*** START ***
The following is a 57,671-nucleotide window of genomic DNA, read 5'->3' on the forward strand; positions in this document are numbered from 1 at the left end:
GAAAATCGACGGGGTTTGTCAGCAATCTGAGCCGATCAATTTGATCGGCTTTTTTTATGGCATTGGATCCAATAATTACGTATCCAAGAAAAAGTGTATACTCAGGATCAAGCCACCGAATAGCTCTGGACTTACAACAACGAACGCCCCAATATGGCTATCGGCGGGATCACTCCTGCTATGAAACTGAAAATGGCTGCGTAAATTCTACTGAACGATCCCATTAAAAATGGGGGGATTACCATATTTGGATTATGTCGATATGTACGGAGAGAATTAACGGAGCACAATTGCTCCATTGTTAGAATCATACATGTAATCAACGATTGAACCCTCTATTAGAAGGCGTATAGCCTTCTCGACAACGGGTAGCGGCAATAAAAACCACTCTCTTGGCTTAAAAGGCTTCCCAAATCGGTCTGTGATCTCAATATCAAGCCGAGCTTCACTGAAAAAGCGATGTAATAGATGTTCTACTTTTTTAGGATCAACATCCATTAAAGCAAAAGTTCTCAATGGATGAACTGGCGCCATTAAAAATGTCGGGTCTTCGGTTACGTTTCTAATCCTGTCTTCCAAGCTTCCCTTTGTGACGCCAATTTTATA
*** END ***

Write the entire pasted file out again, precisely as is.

The following is a 57,671-nucleotide window of genomic DNA, read 5'->3' on the forward strand; positions in this document are numbered from 1 at the left end:
GAAAATCGACGGGGTTTGTCAGCAATCTGAGCCGATCAATTTGATCGGCTTTTTTTATGGCATTGGATCCAATAATTACGTATCCAAGAAAAAGTGTATACTCAGGATCAAGCCACCGAATAGCTCTGGACTTACAACAACGAACGCCCCAATATGGCTATCGGCGGGATCACTCCTGCTATGAAACTGAAAATGGCTGCGTAAATTCTACTGAACGATCCCATTAAAAATGGGGGGATTACCATATTTGGATTATGTCGATATGTACGGAGAGAATTAACGGAGCACAATTGCTCCATTGTTAGAATCATACATGTAATCAACGATTGAACCCTCTATTAGAAGGCGTATAGCCTTCTCGACAACGGGTAGCGGCAATAAAAACCACTCTCTTGGCTTAAAAGGCTTCCCAAATCGGTCTGTGATCTCAATATCAAGCCGAGCTTCACTGAAAAAGCGATGTAATAGATGTTCTACTTTTTTAGGATCAACATCCATTAAAGCAAAAGTTCTCAATGGATGAACTGGCGCCATTAAAAATGTCGGGTCTTCGGTTACGTTTCTAATCCTGTCTTCCAAGCTTCCCTTTGTGACGCCAATTTTATA